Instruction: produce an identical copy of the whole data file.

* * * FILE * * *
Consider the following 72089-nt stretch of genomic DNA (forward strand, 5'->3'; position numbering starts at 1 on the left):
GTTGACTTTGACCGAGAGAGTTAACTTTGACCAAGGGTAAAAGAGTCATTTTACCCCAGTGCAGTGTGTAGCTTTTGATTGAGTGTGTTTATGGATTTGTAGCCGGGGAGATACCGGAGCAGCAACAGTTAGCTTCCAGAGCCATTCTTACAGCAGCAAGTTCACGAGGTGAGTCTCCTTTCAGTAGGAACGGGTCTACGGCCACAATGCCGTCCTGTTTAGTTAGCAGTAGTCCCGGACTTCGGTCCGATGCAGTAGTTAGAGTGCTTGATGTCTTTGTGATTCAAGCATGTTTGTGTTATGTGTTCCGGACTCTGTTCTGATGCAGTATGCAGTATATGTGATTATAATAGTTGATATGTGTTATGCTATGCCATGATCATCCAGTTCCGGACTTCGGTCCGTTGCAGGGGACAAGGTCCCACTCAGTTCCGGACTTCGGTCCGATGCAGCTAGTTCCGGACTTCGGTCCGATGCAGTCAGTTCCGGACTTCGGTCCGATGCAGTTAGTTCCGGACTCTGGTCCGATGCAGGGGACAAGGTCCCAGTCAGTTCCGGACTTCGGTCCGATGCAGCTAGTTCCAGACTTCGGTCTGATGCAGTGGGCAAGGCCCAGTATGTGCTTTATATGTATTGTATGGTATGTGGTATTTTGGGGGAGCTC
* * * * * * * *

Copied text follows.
Consider the following 72089-nt stretch of genomic DNA (forward strand, 5'->3'; position numbering starts at 1 on the left):
GTTGACTTTGACCGAGAGAGTTAACTTTGACCAAGGGTAAAAGAGTCATTTTACCCCAGTGCAGTGTGTAGCTTTTGATTGAGTGTGTTTATGGATTTGTAGCCGGGGAGATACCGGAGCAGCAACAGTTAGCTTCCAGAGCCATTCTTACAGCAGCAAGTTCACGAGGTGAGTCTCCTTTCAGTAGGAACGGGTCTACGGCCACAATGCCGTCCTGTTTAGTTAGCAGTAGTCCCGGACTTCGGTCCGATGCAGTAGTTAGAGTGCTTGATGTCTTTGTGATTCAAGCATGTTTGTGTTATGTGTTCCGGACTCTGTTCTGATGCAGTATGCAGTATATGTGATTATAATAGTTGATATGTGTTATGCTATGCCATGATCATCCAGTTCCGGACTTCGGTCCGTTGCAGGGGACAAGGTCCCACTCAGTTCCGGACTTCGGTCCGATGCAGCTAGTTCCGGACTTCGGTCCGATGCAGTCAGTTCCGGACTTCGGTCCGATGCAGTTAGTTCCGGACTCTGGTCCGATGCAGGGGACAAGGTCCCAGTCAGTTCCGGACTTCGGTCCGATGCAGCTAGTTCCAGACTTCGGTCTGATGCAGTGGGCAAGGCCCAGTATGTGCTTTATATGTATTGTATGGTATGTGGTATTTTGGGGGAGCTC